This Viceroy House is also the grandest of all the residences that the British built in India, a fitting successor to the original grand colonial palace of the Raj, Charles Wyatt’s Raj Bhawan in Kolkata.

Described as “the largest of all modern palaces, 600 feet long from end to end, 180 feet to the top of its central dome, Lutyens’ new headquarters for a brand new capital had 340 rooms, covered four and a half acres and included twelve separate internal courtyards, making it probably the last of the great royal palaces of history.

Rising above the executive and legislative offices of the state and overlooking the city itself, it made a clear statement of British imperial intentions.

Lutyens’ colleague Herbert Baker said the site was chosen after considerable deliberation, in fact taking into account the “road system based on two great roads.” However, to others, the location is “an act of imperial cartography”, Raisina Hill looked down from a height and stood separated from the shambolic mass of the inhabitants of the older city.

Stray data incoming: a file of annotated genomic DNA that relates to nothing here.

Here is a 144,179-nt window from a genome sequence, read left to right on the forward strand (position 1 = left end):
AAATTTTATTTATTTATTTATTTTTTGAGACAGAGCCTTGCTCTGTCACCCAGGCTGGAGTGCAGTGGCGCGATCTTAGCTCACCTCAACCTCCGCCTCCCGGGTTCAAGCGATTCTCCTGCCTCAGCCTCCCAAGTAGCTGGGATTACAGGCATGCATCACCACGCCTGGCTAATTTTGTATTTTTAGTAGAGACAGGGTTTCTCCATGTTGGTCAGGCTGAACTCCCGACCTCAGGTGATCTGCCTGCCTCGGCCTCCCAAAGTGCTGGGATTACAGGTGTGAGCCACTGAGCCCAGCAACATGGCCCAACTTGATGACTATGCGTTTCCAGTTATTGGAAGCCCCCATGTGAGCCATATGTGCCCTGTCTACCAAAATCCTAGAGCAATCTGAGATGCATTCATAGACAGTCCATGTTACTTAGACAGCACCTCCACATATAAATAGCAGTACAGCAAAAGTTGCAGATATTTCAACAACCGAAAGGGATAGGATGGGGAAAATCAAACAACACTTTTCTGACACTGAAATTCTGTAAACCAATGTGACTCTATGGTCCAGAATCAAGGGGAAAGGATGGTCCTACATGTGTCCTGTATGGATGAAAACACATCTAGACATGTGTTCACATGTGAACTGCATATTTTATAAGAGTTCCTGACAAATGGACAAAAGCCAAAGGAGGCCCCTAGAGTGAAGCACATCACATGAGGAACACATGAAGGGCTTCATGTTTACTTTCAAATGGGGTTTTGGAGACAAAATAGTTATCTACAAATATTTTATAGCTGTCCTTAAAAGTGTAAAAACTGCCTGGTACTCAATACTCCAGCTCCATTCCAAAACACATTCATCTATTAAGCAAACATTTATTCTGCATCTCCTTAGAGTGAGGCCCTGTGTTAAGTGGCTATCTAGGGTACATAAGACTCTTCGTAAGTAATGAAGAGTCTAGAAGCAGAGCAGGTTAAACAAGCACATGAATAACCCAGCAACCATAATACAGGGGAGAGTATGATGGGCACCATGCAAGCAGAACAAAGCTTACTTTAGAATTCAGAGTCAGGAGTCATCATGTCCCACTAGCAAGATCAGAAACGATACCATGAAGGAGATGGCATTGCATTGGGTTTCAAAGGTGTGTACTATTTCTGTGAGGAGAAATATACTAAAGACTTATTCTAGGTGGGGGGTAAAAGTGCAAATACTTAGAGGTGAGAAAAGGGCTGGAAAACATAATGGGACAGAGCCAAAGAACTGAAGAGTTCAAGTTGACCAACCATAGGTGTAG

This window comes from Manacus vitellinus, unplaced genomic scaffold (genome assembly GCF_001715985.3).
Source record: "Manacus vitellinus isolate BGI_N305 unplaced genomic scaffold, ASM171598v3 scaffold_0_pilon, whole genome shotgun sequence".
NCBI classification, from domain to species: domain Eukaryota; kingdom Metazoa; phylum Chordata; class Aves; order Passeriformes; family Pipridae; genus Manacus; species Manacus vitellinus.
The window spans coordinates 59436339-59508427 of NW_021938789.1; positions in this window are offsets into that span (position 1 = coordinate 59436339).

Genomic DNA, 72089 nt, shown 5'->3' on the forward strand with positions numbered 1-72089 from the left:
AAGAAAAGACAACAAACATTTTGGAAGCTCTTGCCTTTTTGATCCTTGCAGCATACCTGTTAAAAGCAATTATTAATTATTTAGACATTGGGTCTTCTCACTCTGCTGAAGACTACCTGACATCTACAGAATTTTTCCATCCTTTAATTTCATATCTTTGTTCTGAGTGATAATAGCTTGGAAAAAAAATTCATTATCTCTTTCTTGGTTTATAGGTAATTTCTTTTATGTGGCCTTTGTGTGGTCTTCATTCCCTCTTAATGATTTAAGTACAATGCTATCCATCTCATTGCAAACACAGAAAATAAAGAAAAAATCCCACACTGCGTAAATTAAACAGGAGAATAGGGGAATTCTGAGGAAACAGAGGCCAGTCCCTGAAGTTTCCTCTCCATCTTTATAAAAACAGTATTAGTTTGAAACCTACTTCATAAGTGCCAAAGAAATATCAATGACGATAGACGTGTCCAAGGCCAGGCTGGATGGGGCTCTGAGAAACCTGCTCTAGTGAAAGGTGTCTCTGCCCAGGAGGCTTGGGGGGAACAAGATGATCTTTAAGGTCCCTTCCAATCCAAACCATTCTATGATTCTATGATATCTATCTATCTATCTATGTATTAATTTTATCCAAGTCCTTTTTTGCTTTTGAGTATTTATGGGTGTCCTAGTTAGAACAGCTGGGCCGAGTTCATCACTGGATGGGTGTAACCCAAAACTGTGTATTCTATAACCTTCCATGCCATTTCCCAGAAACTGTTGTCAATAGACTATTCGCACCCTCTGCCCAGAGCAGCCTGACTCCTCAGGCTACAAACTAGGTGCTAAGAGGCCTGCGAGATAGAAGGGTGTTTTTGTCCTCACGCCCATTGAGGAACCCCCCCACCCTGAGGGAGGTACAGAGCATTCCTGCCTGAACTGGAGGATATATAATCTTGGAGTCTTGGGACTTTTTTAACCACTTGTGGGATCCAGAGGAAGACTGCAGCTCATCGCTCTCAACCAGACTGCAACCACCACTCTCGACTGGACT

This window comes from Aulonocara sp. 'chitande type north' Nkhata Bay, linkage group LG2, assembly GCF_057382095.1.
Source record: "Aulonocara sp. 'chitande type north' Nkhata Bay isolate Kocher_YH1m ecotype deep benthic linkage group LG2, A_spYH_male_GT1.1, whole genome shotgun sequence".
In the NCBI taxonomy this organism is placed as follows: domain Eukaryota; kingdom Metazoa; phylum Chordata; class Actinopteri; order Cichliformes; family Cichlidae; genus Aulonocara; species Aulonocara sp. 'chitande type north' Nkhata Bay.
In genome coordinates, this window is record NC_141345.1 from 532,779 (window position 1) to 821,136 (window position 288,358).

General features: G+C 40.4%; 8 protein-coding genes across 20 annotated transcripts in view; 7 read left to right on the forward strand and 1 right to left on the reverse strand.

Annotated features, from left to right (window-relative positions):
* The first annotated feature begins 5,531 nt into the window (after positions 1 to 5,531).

The magnificent edifice is one of the largest buildings of its kind in the world. This structure of red and cream sandstone took eight years – 1921-1929 to build at a cost of about 14 million rupees.

  The stately columns after the Roman and Greek Style, the Dome adopted from Buddhist stupas, the symmetry typical of Mughal architecture and the broad courts characteristic of English houses, have all been fused to create a new style of architecture, simple and yet imposing.

 

The Rashtrapati Bhavan
The Rashtrapati Bhavan